“Your friends or your principles: which would you betray?”

Our next Edinburgh Reads event features Ajay Close, who’ll be talking to us about her latest novel Trust, tracing the lives of three friends from the miners’ strike of 1984 through to the 2006 banking crisis.

A novel about  love, money, friendship and ideals, Trust asks some searching questions about how people adapt over time, and how they stay the same.

“intelligent and uncompromising” The Herald

“‘a serious book for grown-ups who want the world taken not with a pinch of salt but with something a little stronger … a boon to those who want to be made to think, both about men and women and the relations between them, and about the values we so often assume are shared ones.’ 
The Scotsman

Ajay will be at Edinburgh Central Library from 7pm on Thursday 3rd July. Reserve your free place now.

 

Take the Summer Reading Challenge Online!

This year’s Mythical Maze Tesco Bank Summer Reading Challenge Scotland entices children aged four to eleven to find their way around a labyrinth, introducing them to fantastical creatures from the world of legend and mythology, and collecting stickers of each character along the way.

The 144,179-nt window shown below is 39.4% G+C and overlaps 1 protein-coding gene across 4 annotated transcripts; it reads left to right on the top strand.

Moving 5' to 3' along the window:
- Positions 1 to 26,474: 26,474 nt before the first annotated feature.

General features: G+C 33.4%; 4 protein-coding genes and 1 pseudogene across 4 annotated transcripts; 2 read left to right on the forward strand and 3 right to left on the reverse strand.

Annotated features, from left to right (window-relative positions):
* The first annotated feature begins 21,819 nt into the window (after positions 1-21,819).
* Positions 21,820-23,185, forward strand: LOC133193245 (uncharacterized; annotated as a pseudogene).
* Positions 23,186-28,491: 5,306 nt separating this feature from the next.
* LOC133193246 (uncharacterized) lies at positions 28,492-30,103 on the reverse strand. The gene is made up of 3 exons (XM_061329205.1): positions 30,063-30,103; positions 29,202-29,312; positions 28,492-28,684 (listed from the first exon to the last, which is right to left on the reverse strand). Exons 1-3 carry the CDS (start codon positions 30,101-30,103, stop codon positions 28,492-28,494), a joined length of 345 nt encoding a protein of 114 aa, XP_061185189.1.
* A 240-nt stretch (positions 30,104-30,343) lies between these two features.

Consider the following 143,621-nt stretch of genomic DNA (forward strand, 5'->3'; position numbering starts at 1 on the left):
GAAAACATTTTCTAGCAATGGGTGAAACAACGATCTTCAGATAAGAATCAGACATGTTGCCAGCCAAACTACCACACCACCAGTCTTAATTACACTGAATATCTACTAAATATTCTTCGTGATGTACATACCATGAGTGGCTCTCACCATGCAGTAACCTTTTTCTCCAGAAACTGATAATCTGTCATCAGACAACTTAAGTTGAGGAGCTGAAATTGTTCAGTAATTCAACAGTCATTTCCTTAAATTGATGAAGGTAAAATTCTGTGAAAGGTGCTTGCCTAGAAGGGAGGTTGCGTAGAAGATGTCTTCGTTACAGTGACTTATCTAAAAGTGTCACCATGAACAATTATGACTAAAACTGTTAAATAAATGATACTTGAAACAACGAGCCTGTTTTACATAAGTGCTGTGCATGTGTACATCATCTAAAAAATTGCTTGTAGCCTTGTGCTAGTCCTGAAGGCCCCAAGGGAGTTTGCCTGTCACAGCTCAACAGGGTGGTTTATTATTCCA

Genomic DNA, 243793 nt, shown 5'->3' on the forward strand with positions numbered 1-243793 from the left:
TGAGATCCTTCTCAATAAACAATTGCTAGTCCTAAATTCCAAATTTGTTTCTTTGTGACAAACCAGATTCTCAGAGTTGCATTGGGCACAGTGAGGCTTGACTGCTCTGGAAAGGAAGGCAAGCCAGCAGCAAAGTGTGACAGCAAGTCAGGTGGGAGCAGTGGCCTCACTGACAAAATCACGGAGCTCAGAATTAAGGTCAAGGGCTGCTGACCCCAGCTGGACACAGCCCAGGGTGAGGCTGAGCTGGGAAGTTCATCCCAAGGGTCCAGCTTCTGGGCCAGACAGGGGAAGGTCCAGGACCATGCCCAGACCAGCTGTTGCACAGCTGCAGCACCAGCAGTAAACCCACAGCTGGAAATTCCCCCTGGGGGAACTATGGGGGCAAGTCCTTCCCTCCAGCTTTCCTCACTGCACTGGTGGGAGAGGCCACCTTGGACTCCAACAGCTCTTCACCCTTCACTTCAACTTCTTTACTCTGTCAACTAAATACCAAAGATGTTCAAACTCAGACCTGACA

Visit your local library to join up for the challenge. Reading ebooks as well as printed ones count towards the challenge so why not also checkout the brilliant range of related ebooks available on our Kids & Teens Overdrive site. You’ll find magical titles such as First Aid for Fairies and other Fabled Beasts, a brilliant tale of mythical creatures set in Scotland and classics such as The Sword in the Stone.

eBooks are brilliant for taking away on holiday (less weight in those cases!), are a stealthy way of encouraging reading in screen-addicted children and are available 24/7 from wherever you are.

Taking the library to Edinburgh’s care homes

We’re looking for people to help us.take the library out to care homes across the city.

‘Read Aloud’ brings poetry alive, with song and conversation for elderly residents in 16 care homes. A small staff team and more than 30 fantastic volunteers spend up to an hour reading and chatting with groups once a month.

We bring poetry and short stories along with a few familiar songs, photographs and objects to stimulate reminiscence and discussion.

This fantastic work has been recognized at the recent Inspiring Volunteering Achievement Awards.